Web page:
Jay Rockefeller, likely the last of a political dynasty
Uncle Nelson was vice president. Uncle Winthrop a
governor. Great-grandfather Nelson a
Political bloodlines, he had.
But the great American electoral dynasty that abruptly announced its end
Friday, or at least signaled what looks to be a long, long pause, always evoked
more. That name on the ballot — Rockefeller — meant money. It meant epic-scale
success. It meant everything.
And it meant that Jay Rockefeller wasn’t ever going to be just some
Democratic senator from West Virginia. Rockefeller, who said Friday that he
would not seek reelection in 2014 after nearly three decades in the Senate, was
always going to be the oil titan John D. Rockefeller’s great-grandson, too. One
of the heirs to a legendary fortune.
“He’s proud of being a Rockefeller. He talks about his uncles and his
grandfather, about that legacy. It’s an important part of who he is and how he
thinks about himself,” Rockefeller’s longtime political adviser, Geoff Garin,
said in an interview. “He found a way to be a Rockefeller that was about serving
Dynasties like these roll across American political history. Not just
Rockefellers, but Adamses and Kennedys and Bushes. A nation formed to escape
power granted as a birthright still embraces power that follows the contours of
a family tree. Voters even expect it, and so do political scions.
“It’s so predictable!” said Stephen Hess, a Brookings Institution senior
fellow emeritus and author of the book “America’s Political Dynasties.” “It’s daddy’s business and
increasingly it’ll be mommy’s business, too.”
For Hess, each dynasty takes on a different aura. There were the “crafty”
Roosevelts, headlined by a couple of presidents — Franklin Delano and Theodore —
and his favorites, the Tafts, whose standout, William Howard, was about the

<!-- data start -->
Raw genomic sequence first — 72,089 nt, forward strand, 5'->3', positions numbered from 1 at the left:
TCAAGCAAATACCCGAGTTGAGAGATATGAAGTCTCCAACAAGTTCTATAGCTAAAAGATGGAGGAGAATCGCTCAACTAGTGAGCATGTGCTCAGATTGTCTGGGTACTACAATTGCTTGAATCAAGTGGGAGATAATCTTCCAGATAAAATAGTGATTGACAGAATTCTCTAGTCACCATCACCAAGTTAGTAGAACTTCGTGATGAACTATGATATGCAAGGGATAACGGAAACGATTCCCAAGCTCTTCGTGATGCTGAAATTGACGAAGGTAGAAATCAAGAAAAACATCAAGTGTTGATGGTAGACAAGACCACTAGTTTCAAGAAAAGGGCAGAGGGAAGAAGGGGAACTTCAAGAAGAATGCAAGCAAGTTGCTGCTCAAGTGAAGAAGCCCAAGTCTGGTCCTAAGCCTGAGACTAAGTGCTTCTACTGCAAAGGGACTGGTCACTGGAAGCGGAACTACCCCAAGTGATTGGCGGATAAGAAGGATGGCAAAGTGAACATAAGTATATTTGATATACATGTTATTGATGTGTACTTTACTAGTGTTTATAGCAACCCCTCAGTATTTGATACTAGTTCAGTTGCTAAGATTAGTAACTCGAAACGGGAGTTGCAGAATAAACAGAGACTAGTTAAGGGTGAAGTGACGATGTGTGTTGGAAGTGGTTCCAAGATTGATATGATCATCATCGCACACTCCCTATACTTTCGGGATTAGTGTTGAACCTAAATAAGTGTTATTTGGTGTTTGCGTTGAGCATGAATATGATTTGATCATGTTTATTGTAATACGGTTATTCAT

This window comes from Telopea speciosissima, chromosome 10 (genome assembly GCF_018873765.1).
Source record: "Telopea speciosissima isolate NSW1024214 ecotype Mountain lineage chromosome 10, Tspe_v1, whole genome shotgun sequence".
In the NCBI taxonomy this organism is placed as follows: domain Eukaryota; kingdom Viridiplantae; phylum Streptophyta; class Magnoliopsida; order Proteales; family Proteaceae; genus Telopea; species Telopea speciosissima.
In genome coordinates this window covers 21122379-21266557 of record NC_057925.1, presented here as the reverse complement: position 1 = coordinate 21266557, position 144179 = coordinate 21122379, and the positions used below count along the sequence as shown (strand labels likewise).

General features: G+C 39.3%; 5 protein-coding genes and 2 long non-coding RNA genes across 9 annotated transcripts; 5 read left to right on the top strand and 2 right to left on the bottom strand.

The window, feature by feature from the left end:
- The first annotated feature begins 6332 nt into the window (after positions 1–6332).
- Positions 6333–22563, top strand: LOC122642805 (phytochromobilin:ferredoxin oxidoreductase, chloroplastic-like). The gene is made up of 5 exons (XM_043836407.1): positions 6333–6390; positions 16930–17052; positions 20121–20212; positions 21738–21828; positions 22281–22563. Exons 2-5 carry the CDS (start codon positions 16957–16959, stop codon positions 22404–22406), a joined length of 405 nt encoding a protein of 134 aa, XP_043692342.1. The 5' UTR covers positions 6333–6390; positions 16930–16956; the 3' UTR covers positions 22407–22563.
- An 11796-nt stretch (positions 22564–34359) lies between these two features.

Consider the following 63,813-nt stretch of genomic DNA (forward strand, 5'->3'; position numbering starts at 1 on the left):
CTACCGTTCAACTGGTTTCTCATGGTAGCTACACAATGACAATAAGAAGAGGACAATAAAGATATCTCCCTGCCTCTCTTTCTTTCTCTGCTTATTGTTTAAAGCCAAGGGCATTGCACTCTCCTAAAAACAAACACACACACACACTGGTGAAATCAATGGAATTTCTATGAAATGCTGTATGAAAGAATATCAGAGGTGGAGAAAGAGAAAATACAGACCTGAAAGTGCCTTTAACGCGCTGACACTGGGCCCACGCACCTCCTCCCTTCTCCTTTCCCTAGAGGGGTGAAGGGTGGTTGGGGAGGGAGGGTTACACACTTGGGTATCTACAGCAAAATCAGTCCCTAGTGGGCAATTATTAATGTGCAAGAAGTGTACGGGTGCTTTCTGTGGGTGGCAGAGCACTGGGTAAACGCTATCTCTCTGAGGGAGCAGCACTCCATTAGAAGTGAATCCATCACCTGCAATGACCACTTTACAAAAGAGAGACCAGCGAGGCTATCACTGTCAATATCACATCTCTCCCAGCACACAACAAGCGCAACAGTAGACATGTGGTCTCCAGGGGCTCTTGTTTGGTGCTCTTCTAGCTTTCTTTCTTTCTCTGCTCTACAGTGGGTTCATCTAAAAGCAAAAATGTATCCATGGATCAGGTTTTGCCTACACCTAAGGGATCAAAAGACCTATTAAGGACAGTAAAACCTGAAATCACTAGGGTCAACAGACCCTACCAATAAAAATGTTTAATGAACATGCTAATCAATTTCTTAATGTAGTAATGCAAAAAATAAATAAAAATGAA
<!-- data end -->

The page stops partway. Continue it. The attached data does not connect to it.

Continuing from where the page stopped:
“nicest” guy ever to occupy the Oval Office, in Hess’s estimation, and who also
managed to become chief justice of the Supreme Court.
The Rockefellers were almost incidental dynasty builders, Hess said. “That
generation — the robber barons, if you want to call them that — wasn’t
interested in politics. Politics was something you could marry into.”
Indeed, John D. Rockefeller’s only son married the daughter of Nelson
Aldrich, a prominent Republican senator of the late 1800s and early 1900s who
wielded tremendous influence over monetary policies. Their son, Nelson Aldrich
Rockefeller, became governor of New York and was Gerald R. Ford’s vice
president. Another son, Winthrop Rockefeller, became governor of Arkansas.
“My great-grandfather, John D. Rockefeller, worked at it very, very hard.
There’s an ethic in the Rockefeller family of hard work,” Jay Rockefeller wrote
in an e-mail late Friday. “It’s expected that everybody work hard. And there has
been a tradition of public service.”
John D. “Jay” Rockefeller IV entered politics unconventionally, drawn into
that sphere by his experiences as a volunteer for VISTA (the precursor of
Americorps) in Emmons, W.Va., a small coal mining town. “Coming to West Virginia
was life-changing for him,” Garin said. “West Virginia exposed him to a whole
new world that broadened his world; and in a lot of respects it gave his career
a defining purpose.”